Features, PoNW Prize & Award Winners

Richard Hugo Prize 2009

Kenneth Fields is the recipient of the Richard Hugo Prize for his poem “One Love,” published in the Fall & Winter 2009-2010 issue (v4.n2) of Poetry Northwest.  Read the winning poem below.
_____________________________________________

The Theodore Roethke Prize and the Richard Hugo Prize are awarded to recognize the best work published in Poetry Northwest each year. There is no application process; only poems published in the magazine are eligible for consideration.  Mary Jo Salter is the recipient of the 2009 Theodore Roethke Prize.  For a list of the previous year’s recipients, visit here.
_____________________________________________

ANY CHARACTER HERE

One Love

+++ Thailand, Laos, Cambodia

Buddha’s birthday
Four figures, stone to gold
One leaning forward,
Compassion, ready
To move, come back
To tell us the house is on fire

+++ * * *

The tuk-tuk driver
Believes
We need new clothing

+++ * * *

Freed the souls of little birds
Who let themselves be caged again
For seed

+++ * * *

Sacred figures draped in yellow
Bas-reliefs crumbling away
Wat overgrown returning to earth

+++ * * *

I am built like him
Great fan-shaped leaves,
Ears veined to cool the blood
We are above the earth, riding it
Our Burmese mahout whispers
Boy, boy
Slaps the insects, smack
On the rough head
Easy with his charge
Rumbling downhill

+++ * * *

Green butterflies like leaves
Like sails along the bank
Sail through the air
Leaves returning to trees

+++ * * *

Polite shy Thais
Bamboo rafts adrift
Greetings, the wai
“We smile, it does not mean
Our hearts are not breaking”

+++ * * *

Rolling through these jungles
News footage in my head
I don’t have to spell it out

+++ * * *

We are all clay
Hands are kneading me
Pummeling, pulling, smoothing
I can’t stand the maleficent thoughts
Evaporating into the scented breath

+++ * * *

Cleansing sweat
Rivers and streams
Coursing in and out
The unceasing
Buddha heart

+++ * * *

Elegant little ville
Low sugar palms shagged
Everywhere
The world reels, new tourist shots
The smell of Deet in the morning

+++ * * *

I feared seeing it as a boy
Then thought I never would
Mekong
The wake of empires
Spreading out

+++ * * *

Lao river fish
Perfumed
Sweet tamarind sauce,
Water cress, oil and lime
Small sliced tomatoes

+++ * * *

Dark stridulations. We watch
Lord Dragon Gecko
Devouring insects
And pray for more

+++ * * *

Up river to see caves
Of images, we make friends
Coming and going, the world
Coursing to see
Ideas of itself

+++ * * *

The waiter has relatives in California.
You should visit them we say.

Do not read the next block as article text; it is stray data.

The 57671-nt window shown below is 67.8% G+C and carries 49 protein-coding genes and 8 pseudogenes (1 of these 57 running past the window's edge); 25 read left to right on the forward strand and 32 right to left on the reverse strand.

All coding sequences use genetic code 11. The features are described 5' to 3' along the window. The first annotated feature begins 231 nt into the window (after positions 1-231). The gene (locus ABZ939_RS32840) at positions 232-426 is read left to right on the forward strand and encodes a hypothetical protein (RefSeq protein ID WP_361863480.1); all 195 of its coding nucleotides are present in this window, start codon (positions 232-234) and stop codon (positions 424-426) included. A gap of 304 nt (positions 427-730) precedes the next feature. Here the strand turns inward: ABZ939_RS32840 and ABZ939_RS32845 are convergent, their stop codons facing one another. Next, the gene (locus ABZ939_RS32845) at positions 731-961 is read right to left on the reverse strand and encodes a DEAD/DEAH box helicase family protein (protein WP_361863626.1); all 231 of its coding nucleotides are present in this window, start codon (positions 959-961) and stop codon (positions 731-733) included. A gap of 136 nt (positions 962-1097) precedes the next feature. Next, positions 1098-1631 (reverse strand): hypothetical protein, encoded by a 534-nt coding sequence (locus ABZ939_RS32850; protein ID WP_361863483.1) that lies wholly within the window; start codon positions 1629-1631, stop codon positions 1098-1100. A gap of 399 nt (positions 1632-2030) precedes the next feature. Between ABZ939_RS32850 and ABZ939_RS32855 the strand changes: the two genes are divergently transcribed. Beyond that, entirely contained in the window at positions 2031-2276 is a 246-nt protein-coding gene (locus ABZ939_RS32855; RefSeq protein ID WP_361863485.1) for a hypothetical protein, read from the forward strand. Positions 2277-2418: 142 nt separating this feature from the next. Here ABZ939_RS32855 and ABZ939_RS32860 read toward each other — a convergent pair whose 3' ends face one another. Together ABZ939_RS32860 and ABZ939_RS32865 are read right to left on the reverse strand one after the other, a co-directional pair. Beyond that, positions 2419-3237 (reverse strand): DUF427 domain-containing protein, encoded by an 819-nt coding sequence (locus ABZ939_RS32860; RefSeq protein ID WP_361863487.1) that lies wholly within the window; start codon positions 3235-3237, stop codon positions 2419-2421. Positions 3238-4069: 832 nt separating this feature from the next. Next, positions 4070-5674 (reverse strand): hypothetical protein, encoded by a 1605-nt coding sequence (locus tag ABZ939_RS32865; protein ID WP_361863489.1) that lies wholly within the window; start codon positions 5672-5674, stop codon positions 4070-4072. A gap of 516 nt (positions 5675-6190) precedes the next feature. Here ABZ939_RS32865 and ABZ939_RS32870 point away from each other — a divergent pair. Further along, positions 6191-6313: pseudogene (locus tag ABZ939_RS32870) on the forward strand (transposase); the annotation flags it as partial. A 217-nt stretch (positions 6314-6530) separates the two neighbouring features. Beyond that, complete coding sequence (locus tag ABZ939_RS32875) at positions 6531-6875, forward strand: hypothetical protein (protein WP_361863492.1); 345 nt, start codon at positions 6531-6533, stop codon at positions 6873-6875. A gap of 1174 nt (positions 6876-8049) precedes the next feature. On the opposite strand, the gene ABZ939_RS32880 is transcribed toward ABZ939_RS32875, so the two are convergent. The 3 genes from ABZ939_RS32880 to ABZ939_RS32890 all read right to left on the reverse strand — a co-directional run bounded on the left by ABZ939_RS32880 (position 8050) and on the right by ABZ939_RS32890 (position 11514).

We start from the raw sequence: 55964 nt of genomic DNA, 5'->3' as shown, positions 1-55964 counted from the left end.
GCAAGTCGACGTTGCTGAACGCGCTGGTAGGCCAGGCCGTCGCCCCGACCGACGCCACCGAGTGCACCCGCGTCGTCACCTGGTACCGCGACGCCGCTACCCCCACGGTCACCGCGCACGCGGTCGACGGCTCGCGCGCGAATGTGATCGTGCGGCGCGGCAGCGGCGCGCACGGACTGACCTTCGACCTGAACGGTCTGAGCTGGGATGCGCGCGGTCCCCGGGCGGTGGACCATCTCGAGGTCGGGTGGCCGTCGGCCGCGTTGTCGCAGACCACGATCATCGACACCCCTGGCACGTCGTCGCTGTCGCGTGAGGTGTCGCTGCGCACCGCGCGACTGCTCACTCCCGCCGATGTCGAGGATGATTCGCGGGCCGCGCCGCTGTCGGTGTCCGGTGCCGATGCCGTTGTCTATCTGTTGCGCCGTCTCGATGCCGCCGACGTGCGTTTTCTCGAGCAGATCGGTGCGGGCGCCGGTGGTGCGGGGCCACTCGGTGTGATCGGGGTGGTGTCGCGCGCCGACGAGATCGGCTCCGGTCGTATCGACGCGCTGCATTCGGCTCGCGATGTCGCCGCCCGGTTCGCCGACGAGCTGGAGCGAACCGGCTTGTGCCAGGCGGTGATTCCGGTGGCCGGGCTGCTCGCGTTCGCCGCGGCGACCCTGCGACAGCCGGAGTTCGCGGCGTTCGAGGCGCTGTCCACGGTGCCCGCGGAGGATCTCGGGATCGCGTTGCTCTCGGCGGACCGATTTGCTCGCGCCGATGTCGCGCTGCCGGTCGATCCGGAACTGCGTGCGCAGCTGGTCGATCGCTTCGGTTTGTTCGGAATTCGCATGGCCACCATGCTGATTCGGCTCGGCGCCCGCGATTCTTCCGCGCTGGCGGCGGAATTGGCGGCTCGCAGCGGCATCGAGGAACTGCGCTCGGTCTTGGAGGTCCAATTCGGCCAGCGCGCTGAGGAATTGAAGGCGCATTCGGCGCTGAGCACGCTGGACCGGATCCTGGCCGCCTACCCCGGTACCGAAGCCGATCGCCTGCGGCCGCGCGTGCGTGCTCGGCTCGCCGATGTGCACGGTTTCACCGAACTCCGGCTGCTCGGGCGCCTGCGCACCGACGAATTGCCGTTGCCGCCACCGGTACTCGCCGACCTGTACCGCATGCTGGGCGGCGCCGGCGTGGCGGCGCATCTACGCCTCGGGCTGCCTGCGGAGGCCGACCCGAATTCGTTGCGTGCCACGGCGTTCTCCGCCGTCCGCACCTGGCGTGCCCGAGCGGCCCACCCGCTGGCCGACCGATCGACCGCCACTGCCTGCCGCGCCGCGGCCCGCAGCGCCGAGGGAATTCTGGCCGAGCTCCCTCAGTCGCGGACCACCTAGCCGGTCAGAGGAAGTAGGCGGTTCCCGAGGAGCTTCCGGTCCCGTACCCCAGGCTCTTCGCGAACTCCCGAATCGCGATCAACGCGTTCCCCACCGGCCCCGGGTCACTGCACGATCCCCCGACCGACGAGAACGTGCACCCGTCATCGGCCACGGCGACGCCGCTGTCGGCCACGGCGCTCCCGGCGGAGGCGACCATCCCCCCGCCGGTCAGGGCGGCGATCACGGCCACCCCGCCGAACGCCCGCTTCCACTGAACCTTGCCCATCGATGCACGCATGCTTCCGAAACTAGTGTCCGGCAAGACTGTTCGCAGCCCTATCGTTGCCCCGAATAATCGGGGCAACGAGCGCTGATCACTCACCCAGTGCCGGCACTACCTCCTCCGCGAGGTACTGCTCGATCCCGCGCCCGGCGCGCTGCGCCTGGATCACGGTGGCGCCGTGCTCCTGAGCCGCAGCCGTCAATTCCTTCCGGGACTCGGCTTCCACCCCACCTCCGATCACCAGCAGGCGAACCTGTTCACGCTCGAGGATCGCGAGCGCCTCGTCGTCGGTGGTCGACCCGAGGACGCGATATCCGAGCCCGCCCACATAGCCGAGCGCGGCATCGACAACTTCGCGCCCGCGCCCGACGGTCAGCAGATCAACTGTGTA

“Impossible. Young people
Are not permitted to leave”

+++ * * *

New friends from Scotland,
Italy, Kuala Lumpur,
Stories, explosive
Laughter, the way
Of the world
Hilarity of those
Who can come and go

+++ * * *

The promised guide
Does not appear
We gladly pay
Anyway

+++ * * *

Twenty uniformed men
Behind desks
Without a smile
Stamping our passports

+++ * * *

Magnificent ruins,
Forest and culture
In symbiotic rush

+++ * * *

Hair-like gold and beetle wing
Intricate as circuits in a chip

+++* * *

Angkor Wat
Khmer Rouge killed everyone
Who knew what it was
Except the killers

+++* * *

Rama and Sita
Lovers for all time.
He didn’t believe she was faithful.
She was. Same
Same

+++* * *

Oxen and families
On the same plot, viral
Crossover, fertilizer
And gasoline for sale
At the same stand

+++* * *

Duch is on trial today.
Head of Tuol Sleng, S-21. Old
Party pols are trembling
He’s not the only one

+++* * *

Our driver says his English name is Dave.
“Want to see Killing Fields?” “No, Dave,
It’s too sad.” “Very sad. Killed
Three million people, including
My own father. He was
A doctor. I was two months old.
I have two sisters. I am
The baby of the family”

+++* * *

I tell this to the charming man
At the desk. “My father too.
I never saw my father’s face,”
He gestures, “I was in
My mother’s stomach”

+++* * *

I try to tell Nora about it in the van
Between sobs

+++* * *

Decimated
An entire country
Many times over
Some for wearing glasses

+++* * *

So many cries
Paris has done
Paris has undone me
The pitiless elegance of colony
Its tattered banners
And the flags without a single fold
The cudgel
Of Duch and his superiors
How many of them still at large
The diamond drill of sightlessness
Like a poetics not to be vocalized
No breath shaping and turning a syllable

+++* * *

Luck alone or Karma
We were born where we were

+++* * *

Orange juice in Thailand
Lovely green-skinned tangerines
Beauty and beautiful manners
I’ll remember
It wasn’t an apple
In the garden
John McPhee tells us
It was an orange
Zest stinging the eye
I understand

+++* * *

All travelers in the world,
Some coming in, some going
Out of it. Everyone
Is alive right now.
Nora, we are united
Thirty years in this world
One love, one heart

+++* * *

We nearly risk it all
Our last night in Bangkok
Wild ride from the Night Market,
Rainy streets, maniac driving our tuk-tuk
“I am champion driver”
No kidding. We decline
The Ping Pong tour
Whatever the fuck that is
But feel we’re taking it anyway
Wild night wild night
Bouncing from side to side in the little car
Laughing all the way home

+++* * *

The world is dark
With us. Even
Electricity darkens.
Only a few—
Honored in crumbling ruins
Built by darkeners darkened
In their turn—
Only a wild heedlessness
A spare carefulness for those we love
Suffice

Kenneth Fields is professor of English at Stanford, where he has taught in the Department and in the Creative Writing Program for more than 40 years. He has published many essays on American literature, many of which will be collected in a volume, On the Loose. He’s published several books of poetry, the most recent being Classic Rough News.